Marine vet spending month on Uniontown street, targets plight of homeless
It took a group of second-graders to bring a combat-hardened Marine nearly to tears.
“These kids were bringing me their lunch money, telling me to give it to the homeless,” said Brandon Rumbaugh of Uniontown, a 26-year-old retired Marine Corps corporal who lost his legs to an improvised explosive device in Afghanistan while fighting the Taliban in 2010.
“They got it, as young as they are,” Rumbaugh said of how grade-schoolers at Lafayette Elementary-Middle School reacted when he told them last week about his effort to raise awareness of homelessness by living at a main intersection in Uniontown for a month.
“It almost made me cry,” Rumbaugh said Monday morning.
A cot and sleeping bag will serve as his monthlong “home” on George C. Marshall Memorial Plaza at Main and Fayette streets. “If these kids have it figured out, why don't we?”
Rumbaugh's effort began Nov. 1. He is trying to live as close to homeless as possible. Although a tent is pitched nearby for short-term storage of donated food and other items, he sleeps at the base of a statue of a rifle-toting Gen. George Marshall, a Uniontown native who was among the top military leaders of World War II.
“I'm not actually going through what homeless people go through,” Rumbaugh said, describing their plight as “a million times worse” than his monthlong campaign. “I have people bringing me stuff. That person who's really homeless, they might not eat for a week.”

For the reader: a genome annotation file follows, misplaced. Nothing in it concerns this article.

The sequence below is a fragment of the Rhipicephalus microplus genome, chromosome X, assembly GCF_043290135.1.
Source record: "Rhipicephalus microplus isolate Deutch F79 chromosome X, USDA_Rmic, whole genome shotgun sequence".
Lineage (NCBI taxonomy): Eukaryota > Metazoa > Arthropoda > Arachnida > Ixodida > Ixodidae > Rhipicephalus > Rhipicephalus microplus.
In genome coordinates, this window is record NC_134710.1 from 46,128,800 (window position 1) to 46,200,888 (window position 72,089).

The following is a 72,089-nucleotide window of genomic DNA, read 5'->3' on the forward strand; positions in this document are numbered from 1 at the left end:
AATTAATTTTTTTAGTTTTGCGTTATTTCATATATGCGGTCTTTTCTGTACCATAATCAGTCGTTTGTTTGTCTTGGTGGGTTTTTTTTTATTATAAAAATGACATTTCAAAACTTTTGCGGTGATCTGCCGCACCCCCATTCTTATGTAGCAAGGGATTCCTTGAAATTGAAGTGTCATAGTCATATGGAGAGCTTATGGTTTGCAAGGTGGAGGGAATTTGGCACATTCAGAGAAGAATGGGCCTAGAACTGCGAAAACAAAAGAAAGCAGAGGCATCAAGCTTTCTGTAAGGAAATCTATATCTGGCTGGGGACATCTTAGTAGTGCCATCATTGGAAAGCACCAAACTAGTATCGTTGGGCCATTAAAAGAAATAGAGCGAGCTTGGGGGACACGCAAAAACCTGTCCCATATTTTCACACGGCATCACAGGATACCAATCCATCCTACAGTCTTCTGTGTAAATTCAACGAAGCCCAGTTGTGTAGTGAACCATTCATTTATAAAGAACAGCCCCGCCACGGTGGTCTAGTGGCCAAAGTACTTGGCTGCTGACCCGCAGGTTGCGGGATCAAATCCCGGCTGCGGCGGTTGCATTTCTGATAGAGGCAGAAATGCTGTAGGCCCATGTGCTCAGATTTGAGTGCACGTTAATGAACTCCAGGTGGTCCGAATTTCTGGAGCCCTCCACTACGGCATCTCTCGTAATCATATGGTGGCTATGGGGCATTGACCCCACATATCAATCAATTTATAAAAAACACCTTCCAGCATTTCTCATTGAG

Although the most recent figures available through the federal Department of Housing and Urban Development show homelessness has fallen by 11 percent since 2007, an average of 578,424 people are homeless on any given night. Of those, nearly 50,000 are veterans.
Rumbaugh said as visitors began to stop by the plaza — more than 1,000 did in the past four days — his goal to raise awareness of the homeless quickly evolved. He's now encouraging others to work toward bettering their community as a whole.
“It's for the homeless, but there is a bigger picture,” Rumbaugh said. “We want people to come down, with the overall goal of establishing a network, where, if something happens in the community, people know who to rely on.”
Rumbaugh said he wants to inspire visitors to establish a word-of-mouth network to direct resources to those who find themselves in need, such as a family who loses their home to a fire. Rumbaugh said such a network doesn't have to be dependent on monetary donations.
“People have said to me, ‘I don't have a lot of money, but I want to help,' ” Rumbaugh said. “They've said, ‘I might not have $100, but I can donate my time to repair houses or help in other ways.' ”
A motivational speaker by trade, Rumbaugh said he planned not to accept any speaking engagements, or even use his cellphone, while living homeless through midnight Nov. 29. That changed when visitors asked him to take his message public, including the request to talk to the schoolchildren at Lafayette, he said.
“We found a way to make it work,” Rumbaugh said. He arranges with volunteers to drive him to the speaking engagements, then return him to the plaza.
Rumbaugh said he undertook the awareness campaign to give back to a community that helped him when he returned to Fayette County in 2012 afterhe was wounded.
In 2014, Rumbaugh was presented the keys to a home in Uniontown from Taunton, Mass.-based, Homes for Our Troops. The four-bedroom house with a two-car garage is outfitted with 155 adaptive features, including lower countertops, thermostats, windows and light switches.
“I've gotten a lot of support from everybody,” Rumbaugh said. “It's time to pay it forward.”
Liz Zemba is a staff writer for Trib Total Media. She can be reached at 412-601-2166 or email@example.com.